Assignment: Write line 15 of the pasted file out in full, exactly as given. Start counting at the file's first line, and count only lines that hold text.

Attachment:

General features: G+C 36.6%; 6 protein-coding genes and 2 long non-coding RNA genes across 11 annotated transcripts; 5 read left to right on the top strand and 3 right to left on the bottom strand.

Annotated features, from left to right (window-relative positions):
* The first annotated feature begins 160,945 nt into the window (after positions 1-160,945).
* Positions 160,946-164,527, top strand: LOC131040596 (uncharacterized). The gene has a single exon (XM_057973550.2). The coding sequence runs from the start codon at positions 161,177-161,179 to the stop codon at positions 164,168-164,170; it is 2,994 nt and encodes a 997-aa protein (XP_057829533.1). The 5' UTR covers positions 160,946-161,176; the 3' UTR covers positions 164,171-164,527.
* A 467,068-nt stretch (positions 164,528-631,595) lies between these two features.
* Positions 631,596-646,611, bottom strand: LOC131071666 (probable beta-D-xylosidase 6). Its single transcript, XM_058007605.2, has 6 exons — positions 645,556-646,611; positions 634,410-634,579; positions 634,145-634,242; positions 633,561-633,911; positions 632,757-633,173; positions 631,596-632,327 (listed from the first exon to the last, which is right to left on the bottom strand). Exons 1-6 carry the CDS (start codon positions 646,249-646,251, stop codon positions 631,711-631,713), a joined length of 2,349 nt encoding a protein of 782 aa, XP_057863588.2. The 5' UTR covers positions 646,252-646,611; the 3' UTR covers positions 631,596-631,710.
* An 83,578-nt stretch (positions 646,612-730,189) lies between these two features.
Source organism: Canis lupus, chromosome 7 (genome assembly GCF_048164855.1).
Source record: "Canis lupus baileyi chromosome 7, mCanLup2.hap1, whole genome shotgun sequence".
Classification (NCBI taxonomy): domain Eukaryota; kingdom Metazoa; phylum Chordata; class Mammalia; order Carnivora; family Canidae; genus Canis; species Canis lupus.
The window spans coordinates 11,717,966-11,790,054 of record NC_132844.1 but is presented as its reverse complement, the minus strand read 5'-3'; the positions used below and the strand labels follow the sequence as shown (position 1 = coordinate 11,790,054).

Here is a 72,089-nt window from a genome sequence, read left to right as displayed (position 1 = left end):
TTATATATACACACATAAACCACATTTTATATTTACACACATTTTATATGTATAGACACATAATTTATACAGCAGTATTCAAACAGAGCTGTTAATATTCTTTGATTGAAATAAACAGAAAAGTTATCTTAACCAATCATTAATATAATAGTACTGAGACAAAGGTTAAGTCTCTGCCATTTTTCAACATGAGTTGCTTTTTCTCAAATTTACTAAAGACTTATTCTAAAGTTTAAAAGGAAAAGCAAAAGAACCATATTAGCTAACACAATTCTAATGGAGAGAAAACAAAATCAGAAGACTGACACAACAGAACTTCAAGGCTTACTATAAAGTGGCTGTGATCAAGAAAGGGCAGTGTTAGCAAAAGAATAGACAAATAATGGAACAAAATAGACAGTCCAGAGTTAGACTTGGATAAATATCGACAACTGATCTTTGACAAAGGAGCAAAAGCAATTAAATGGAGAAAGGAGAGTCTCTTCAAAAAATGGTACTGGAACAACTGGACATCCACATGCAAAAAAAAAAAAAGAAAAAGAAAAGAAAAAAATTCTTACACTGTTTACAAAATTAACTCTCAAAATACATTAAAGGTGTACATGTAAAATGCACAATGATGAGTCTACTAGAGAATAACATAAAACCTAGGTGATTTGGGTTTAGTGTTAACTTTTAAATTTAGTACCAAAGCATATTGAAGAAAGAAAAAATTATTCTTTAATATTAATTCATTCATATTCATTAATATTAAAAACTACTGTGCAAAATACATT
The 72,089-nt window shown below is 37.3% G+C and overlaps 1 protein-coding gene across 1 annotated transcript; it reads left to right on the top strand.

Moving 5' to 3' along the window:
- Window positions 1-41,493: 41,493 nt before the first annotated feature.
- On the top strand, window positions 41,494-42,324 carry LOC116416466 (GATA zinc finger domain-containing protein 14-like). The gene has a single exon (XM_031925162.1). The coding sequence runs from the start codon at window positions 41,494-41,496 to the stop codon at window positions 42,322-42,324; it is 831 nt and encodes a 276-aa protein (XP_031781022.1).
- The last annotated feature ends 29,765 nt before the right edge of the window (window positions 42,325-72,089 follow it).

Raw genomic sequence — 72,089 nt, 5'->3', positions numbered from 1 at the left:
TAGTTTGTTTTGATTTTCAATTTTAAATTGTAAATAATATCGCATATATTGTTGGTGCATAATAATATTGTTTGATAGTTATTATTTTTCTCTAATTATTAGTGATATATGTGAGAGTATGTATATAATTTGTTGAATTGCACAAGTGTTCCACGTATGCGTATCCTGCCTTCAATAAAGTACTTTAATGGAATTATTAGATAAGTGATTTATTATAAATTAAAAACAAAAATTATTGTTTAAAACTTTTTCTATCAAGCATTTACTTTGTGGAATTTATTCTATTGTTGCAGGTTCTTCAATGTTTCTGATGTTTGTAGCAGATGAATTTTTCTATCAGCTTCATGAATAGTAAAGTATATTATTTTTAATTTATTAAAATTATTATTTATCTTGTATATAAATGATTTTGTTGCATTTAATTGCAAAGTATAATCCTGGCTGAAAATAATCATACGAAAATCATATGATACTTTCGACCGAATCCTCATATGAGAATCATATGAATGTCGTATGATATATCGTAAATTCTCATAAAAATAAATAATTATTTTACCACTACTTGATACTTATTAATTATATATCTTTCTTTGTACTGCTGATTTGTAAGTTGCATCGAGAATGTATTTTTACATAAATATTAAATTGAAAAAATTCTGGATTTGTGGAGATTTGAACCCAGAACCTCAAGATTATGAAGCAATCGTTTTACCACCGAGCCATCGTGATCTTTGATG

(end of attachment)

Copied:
Moving 5' to 3' along the window: